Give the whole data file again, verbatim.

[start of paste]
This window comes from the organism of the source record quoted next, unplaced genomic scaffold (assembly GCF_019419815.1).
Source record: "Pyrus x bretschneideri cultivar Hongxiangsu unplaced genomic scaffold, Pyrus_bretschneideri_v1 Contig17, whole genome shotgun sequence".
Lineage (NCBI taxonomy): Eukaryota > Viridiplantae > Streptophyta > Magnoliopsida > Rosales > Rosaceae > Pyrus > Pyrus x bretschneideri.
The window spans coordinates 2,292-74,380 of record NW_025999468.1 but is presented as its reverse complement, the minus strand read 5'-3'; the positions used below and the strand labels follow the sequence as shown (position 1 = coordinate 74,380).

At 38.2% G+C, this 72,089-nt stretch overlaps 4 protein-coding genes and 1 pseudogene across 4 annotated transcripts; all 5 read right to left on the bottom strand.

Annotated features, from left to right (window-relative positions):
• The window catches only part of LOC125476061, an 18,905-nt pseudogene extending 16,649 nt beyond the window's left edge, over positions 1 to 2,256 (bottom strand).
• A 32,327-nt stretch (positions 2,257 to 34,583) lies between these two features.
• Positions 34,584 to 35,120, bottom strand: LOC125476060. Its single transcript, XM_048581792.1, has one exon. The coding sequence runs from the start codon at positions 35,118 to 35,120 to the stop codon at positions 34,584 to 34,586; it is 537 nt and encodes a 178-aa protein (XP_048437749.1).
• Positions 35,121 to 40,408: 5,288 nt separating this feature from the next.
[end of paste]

This window comes from the organism of the source record quoted next, unplaced genomic scaffold (assembly GCF_019419815.1).
Source record: "Pyrus x bretschneideri cultivar Hongxiangsu unplaced genomic scaffold, Pyrus_bretschneideri_v1 Contig17, whole genome shotgun sequence".
Lineage (NCBI taxonomy): Eukaryota > Viridiplantae > Streptophyta > Magnoliopsida > Rosales > Rosaceae > Pyrus > Pyrus x bretschneideri.
The window spans coordinates 2,292-74,380 of record NW_025999468.1 but is presented as its reverse complement, the minus strand read 5'-3'; the positions used below and the strand labels follow the sequence as shown (position 1 = coordinate 74,380).

At 38.2% G+C, this 72,089-nt stretch overlaps 4 protein-coding genes and 1 pseudogene across 4 annotated transcripts; all 5 read right to left on the bottom strand.

Annotated features, from left to right (window-relative positions):
• The window catches only part of LOC125476061, an 18,905-nt pseudogene extending 16,649 nt beyond the window's left edge, over positions 1 to 2,256 (bottom strand).
• A 32,327-nt stretch (positions 2,257 to 34,583) lies between these two features.
• Positions 34,584 to 35,120, bottom strand: LOC125476060. Its single transcript, XM_048581792.1, has one exon. The coding sequence runs from the start codon at positions 35,118 to 35,120 to the stop codon at positions 34,584 to 34,586; it is 537 nt and encodes a 178-aa protein (XP_048437749.1).
• Positions 35,121 to 40,408: 5,288 nt separating this feature from the next.